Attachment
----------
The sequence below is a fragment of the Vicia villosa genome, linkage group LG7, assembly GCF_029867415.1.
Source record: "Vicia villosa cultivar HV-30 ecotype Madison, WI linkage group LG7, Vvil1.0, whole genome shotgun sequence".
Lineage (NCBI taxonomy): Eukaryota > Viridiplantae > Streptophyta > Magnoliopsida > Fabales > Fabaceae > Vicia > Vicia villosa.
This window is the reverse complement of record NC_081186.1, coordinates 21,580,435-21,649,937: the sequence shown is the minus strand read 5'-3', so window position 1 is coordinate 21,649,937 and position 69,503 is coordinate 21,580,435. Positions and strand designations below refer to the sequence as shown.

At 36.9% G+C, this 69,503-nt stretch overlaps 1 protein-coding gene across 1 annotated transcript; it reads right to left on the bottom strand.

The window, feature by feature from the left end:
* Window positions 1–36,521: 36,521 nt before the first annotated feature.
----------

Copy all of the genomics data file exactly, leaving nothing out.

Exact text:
The sequence below is a fragment of the Vicia villosa genome, linkage group LG7, assembly GCF_029867415.1.
Source record: "Vicia villosa cultivar HV-30 ecotype Madison, WI linkage group LG7, Vvil1.0, whole genome shotgun sequence".
Lineage (NCBI taxonomy): Eukaryota > Viridiplantae > Streptophyta > Magnoliopsida > Fabales > Fabaceae > Vicia > Vicia villosa.
This window is the reverse complement of record NC_081186.1, coordinates 21,580,435-21,649,937: the sequence shown is the minus strand read 5'-3', so window position 1 is coordinate 21,649,937 and position 69,503 is coordinate 21,580,435. Positions and strand designations below refer to the sequence as shown.

At 36.9% G+C, this 69,503-nt stretch overlaps 1 protein-coding gene across 1 annotated transcript; it reads right to left on the bottom strand.

The window, feature by feature from the left end:
* Window positions 1–36,521: 36,521 nt before the first annotated feature.